During my first visit to India over 25 years ago, my husband and I feasted on many delicious meals in some of the five star restaurants in Mumbai and Chennai. Unfortunately the wine lists offered only a small set of locally grown Indian wines. Since I enjoy a good glass of wine at dinner, I was disappointed with the options. Most of the wines were sweet and tasted as though the grapes had been harvested earlier in the week. I knew that people in India didn’t drink wine or any alcohol in those days but India has a long, rich history with growing grapes for wine.
Grapes have been grown in India for over 5000 years ago during the Bronze Age when Persian traders brought them to the region. Wine has been made from these grapes for about 3000 years. Over time various groups for either religious reasons, as directed by some of the ancient texts, or for pleasure consumed wine. During recent history wine production and consumption flourished during British and Portuguese rule but public opinion eventually changed and alcohol was banned during most of the 20th century.
By the 1980s, attitudes started to shift and wine production started once again as India started to participate in the global marketplace and the incomes of the Indian people started to rise. The early wines were syrupy and not very good. They could barely be compared to the cheapest California or French wines. Today, the story has changed.
During my trip to south India, wine lists at the best restaurants included some very good wines (offered at reasonable prices). The wine that was most often listed is produced by Sula Vineyards, located near Mumbai. Started in the 1990s, the owner started the winery and brought a winemaker from California to create Chenin Blanc and Sauvignon Blanc wines with their first release in 2000. The Chenin Blanc was available on almost all of the wine lists (including Sanjeev Kapoor’s Khazana in Dubai). The Sauvignon Blanc was listed but was only available at one of the restaurants at which we dined. I look forward to my next trip so I can taste more of Sula’s offerings.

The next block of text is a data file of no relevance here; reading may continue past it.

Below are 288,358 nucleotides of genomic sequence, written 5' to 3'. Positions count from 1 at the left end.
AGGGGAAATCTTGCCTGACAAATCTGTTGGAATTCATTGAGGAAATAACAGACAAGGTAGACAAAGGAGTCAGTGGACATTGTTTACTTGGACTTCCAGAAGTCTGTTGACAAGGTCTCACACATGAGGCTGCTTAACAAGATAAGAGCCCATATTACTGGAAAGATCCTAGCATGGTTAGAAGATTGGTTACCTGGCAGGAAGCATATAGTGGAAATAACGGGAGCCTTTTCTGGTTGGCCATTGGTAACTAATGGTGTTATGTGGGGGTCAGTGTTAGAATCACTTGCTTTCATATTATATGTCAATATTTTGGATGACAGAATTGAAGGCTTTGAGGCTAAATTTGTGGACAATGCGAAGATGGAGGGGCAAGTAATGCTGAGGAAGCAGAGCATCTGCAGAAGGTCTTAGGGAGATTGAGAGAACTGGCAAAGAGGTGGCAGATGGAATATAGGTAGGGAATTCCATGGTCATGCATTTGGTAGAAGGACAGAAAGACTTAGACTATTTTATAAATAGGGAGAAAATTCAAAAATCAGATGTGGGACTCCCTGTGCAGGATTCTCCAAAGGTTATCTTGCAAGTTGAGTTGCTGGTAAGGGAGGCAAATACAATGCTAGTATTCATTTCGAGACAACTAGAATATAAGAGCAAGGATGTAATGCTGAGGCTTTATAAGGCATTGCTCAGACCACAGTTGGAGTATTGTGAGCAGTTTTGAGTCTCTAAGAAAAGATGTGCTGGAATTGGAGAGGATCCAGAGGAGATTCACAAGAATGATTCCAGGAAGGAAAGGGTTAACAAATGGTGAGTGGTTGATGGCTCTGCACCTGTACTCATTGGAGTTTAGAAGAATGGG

Other wines that were occasionally listed on menus include:
Four Seasons Wines – produces Cabernet Sauvignon, Shiraz, Merlot, Sauvignon Blanc, Chenin Blanc, Viognier and Rosé at reasonable prices from grapes grown in Maharashtra, India since 2006.
Nine Hills Wine – Shiraz, Cabernet Sauvignon, Chenin Blanc and Sauvignon Blanc produced by Seagram India, the Indian arm of Pernod Ricard since 2006.
Big Banyan Wines – produces seven distinct varietals of whites, rosés, reds and dessert wines in India.
Zampa Vineyards from the Valle de vin offers Chenin Blanc, Shiraz, sparkling rose wine and sparkling red wine of cabernet sauvignon sincd 2006.
In researching the wines I listed above, I noticed one thing they have in common – they started production in 2006. I strongly suspect this is due to changing values, interests and incomes of the young, upwardly mobile Indians who have been educated in the west or work with people in the west. As they started drinking fine wines, they wanted access to them at home or to be able to share them with family and friends. With increased demand for wine, it was only natural that resourceful Indian entrepreneurs would buy into foreign wineries and growing grapes to create moderately priced local wine.
Wine in India seems to be a growing trend and will be an exciting journey to follow.
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